Poem Hunter
Revenge Of Injuries
EC (1500 - ? / England)

Revenge Of Injuries

The fairest action of our human life
Is scorning to revenge an injury;
For who forgives without a further strife,
His adversary's heart to him doth tie.
And 'tis a firmer conquest truly said,
To win the heart, than overthrow the head.

If we a worthy enemy do find,
To yield to worth it must be nobly done;
But if of baser metal be his mind,
In base revenge there is no honour won.
Who would a worthy courage overthrow?
And who would wrestle with a worthless foe?

We say our hearts are great, and cannot yield;
Because they cannot yield, it proves them poor:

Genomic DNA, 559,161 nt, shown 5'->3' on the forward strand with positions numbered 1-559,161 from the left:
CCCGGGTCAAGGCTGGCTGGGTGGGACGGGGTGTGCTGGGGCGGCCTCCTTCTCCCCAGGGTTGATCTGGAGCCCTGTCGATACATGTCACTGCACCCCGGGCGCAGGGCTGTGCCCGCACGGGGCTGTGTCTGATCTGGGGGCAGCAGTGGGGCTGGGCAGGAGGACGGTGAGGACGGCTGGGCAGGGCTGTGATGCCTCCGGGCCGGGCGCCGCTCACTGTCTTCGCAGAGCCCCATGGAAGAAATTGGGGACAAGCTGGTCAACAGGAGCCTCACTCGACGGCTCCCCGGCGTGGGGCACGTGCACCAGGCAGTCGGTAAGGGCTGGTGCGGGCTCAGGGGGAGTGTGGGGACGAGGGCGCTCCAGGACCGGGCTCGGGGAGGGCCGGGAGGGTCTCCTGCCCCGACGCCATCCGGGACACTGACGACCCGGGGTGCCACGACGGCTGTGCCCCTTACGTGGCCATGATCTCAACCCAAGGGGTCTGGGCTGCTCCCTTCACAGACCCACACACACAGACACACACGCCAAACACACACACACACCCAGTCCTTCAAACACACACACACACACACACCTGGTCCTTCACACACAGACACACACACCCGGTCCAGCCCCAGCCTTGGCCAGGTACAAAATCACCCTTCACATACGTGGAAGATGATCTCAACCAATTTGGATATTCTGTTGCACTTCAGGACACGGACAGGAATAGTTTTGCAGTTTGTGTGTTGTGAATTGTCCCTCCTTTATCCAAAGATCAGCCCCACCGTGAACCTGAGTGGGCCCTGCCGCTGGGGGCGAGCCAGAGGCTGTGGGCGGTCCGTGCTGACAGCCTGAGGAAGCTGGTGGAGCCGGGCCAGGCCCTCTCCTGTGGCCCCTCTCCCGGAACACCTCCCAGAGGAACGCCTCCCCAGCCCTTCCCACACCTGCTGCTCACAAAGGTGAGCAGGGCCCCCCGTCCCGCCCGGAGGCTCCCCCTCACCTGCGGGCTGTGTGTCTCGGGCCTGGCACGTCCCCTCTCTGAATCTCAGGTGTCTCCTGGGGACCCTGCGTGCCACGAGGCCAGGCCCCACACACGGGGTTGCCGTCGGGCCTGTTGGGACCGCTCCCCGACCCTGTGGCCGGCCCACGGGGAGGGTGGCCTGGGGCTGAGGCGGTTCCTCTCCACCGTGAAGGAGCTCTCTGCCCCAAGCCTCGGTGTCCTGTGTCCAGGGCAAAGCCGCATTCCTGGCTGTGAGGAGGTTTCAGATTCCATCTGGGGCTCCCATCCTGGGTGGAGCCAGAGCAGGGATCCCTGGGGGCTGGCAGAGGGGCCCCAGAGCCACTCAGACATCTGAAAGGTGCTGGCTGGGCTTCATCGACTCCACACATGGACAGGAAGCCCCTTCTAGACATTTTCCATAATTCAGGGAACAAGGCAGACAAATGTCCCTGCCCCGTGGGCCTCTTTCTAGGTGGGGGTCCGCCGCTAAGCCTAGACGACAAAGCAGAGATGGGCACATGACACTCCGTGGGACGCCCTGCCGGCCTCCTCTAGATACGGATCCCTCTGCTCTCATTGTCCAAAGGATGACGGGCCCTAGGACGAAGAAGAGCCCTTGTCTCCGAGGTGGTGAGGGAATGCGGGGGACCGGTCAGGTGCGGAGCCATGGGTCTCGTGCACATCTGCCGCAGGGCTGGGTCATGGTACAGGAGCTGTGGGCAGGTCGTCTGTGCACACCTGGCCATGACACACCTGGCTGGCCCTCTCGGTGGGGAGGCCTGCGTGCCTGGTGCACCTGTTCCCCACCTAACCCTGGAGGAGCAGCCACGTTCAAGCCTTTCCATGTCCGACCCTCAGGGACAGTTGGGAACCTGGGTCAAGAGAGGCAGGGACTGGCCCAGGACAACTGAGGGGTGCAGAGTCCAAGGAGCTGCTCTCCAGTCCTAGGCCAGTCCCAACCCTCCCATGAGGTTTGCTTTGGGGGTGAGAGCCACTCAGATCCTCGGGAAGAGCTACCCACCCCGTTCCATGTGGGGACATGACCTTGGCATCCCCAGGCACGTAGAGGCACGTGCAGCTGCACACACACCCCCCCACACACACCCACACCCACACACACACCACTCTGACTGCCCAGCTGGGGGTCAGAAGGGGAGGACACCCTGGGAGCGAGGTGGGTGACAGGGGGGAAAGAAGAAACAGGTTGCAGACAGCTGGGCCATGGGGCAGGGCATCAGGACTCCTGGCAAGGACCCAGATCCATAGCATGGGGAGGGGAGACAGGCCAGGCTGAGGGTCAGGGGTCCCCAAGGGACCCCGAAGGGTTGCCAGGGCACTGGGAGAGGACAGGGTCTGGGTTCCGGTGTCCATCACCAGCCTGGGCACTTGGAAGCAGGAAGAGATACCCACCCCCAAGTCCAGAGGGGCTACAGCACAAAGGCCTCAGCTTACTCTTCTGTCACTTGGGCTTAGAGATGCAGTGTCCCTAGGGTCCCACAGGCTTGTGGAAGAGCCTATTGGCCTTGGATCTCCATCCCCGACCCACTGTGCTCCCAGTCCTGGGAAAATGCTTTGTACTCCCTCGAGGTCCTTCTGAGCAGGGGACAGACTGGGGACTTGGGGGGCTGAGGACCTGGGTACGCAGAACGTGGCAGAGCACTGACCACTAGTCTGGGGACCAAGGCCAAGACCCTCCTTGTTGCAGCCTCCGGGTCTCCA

Great hearts are task'd beyond their power but seld
The weakest lion will the loudest roar.
Truth's school for certain doth this same allow,
High-heartedness doth sometimes teach to bow.

A noble heart doth teach a virtuous scorn -
To scorn to owe a duty over long;
To scorn to lie, to scorn to do a wrong;
To scorn to bear an injury in mind;
To scorn a freeborn heart slave-like to bind.

But if for wrongs we needs revenge must have,
Then be our vengeance of the noblest kind;
Do we his body from our fury save,
And let our hate prevail against our mind:
What can 'gainst him a greater vengeance be,
Than make his foe more worthy far than he?

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